Beat Hazard Ultra Review

By , on February 27, 2012

Beat Hazard Ultra
Download on the AppStore
5 out of 5


  • Choice of a movement-only control scheme for more relaxed play.
  • Visual bombardment.
  • Plenty of perks and content only as limited as your music collection.


  • May be too visually stressing for some players.


Fans of twin stick shooters and music games should give Beat Hazard Ultra a try. The controls are sublime, and the visual/audio experience is one of a kind.

  • Full Review
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Games that revolve their play and mechanics around music are something special. What's even more special are those games that allow you to use your own music library as not only this ensures you have levels based around music you enjoy listening to, but it creates almost limitless content. Beat Hazard has been around on Steam for a while, turning any song in your library into an adrenaline pumping twin stick shooter. Now for a lot of people the visual assault of this game made it unplayable, and while the iphone version maintains this unique visual bombardment, the smaller screen lessens any disorientation or nausea one might experience sitting up close to a monitor or television. Still, the seizure warning displayed as the game loads up is there for a reason.

If this review hasn't scared you off already, you'll be happy to know the game experience itself is amazing, especially the changes made for the iPhone platform. There is a beginner and pro mode and really all this means is that beginner mode removes the right control stick, and shoots at incoming enemies automatically. This creates a much less stressful play as you only have to worry about dodging all the incoming madness to the peaks and valleys of your favorite song.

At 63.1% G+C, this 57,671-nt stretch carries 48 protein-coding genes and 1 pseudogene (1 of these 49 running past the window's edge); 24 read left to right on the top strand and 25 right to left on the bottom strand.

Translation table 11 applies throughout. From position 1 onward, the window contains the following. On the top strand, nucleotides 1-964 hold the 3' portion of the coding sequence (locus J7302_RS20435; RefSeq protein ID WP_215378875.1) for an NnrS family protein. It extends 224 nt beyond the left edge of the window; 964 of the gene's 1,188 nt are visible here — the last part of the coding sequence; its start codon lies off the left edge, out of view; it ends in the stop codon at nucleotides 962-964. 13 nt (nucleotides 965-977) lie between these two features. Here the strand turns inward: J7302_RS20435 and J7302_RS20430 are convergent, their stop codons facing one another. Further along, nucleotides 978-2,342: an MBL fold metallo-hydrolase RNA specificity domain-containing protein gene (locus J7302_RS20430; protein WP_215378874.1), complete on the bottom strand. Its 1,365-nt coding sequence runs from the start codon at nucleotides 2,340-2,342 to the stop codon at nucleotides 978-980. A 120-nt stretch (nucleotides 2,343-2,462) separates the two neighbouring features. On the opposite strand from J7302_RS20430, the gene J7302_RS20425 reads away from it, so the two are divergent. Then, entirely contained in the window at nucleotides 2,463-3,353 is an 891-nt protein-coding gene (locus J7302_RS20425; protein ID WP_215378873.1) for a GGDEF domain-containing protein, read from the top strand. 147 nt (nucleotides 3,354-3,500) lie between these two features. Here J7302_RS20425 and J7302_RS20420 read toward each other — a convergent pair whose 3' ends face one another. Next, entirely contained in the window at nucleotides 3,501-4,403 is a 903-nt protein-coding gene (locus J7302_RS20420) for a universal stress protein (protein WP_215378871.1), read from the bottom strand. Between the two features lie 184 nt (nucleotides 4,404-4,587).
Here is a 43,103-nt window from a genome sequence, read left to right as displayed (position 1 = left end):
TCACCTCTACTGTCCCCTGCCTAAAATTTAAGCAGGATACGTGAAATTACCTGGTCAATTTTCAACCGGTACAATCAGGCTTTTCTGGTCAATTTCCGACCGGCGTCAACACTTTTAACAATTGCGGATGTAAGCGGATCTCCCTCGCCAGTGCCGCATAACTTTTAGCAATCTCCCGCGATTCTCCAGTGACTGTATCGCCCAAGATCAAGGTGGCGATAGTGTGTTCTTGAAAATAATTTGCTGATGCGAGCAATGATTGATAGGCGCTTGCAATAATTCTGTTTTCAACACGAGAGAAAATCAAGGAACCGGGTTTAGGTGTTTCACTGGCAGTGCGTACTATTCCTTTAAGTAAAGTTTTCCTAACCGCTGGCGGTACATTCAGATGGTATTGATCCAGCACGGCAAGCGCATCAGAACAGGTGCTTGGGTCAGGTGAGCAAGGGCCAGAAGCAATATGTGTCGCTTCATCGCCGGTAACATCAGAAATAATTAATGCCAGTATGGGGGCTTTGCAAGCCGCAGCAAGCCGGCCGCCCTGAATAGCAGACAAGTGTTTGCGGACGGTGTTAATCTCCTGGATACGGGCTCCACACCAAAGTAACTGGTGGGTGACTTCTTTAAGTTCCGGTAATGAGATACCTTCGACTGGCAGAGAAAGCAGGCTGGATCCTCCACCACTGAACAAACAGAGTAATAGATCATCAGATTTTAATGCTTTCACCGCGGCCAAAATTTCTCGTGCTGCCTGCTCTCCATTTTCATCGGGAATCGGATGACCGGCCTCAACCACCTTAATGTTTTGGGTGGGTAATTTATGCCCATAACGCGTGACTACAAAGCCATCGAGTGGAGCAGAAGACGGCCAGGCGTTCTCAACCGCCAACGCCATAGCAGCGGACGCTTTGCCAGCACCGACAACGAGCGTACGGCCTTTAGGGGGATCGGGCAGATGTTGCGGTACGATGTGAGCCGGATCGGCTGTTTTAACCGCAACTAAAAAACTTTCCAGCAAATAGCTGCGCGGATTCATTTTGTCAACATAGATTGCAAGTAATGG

The goal of the main game is to survive the length of the song. You start the game by choosing the type of game, your track, and the difficulty (with harder difficulties needing to be unlocked). From there the music and level starts. Destroying enemies will increase your score and multiplier (as will completing objective bars such as chaining together kills or spending enough time without shooting). Enemies will drop all manner of power-ups such as score and multiplier boosts, power upgrades to your gun, and most important of all, volume boosts. See the music will always start quite faded, and it's only through surviving and collecting all these boosts that you get to enjoy the music front and center.

It's a nice gradual shift alongside the intensity of the level too. As the music gets louder, more and more dangerous enemies will litter the screen (along with boss fights), and your weapons get crazier, along with all the lighting and particle effects upping the ante. By the last minute of the song your whole mind is being assaulted by the visuals, the music, and your determination to survive. So much so that when the level ends, and your rank is being upgraded due to your score, it takes a minute or two to return to reality, and select a new perk to unlock before you pick another song to start the whole thing over again.

With multiple modes to try out, perks to unlock, ranks to acquire, and an entire music library unique to the player to work your way through, Beat Hazard Ultra is a must own for action gamers, and fans of games that use their own music. The controls are superb, and if you can handle what the game throws at you, there's no reason not to give it a shot.


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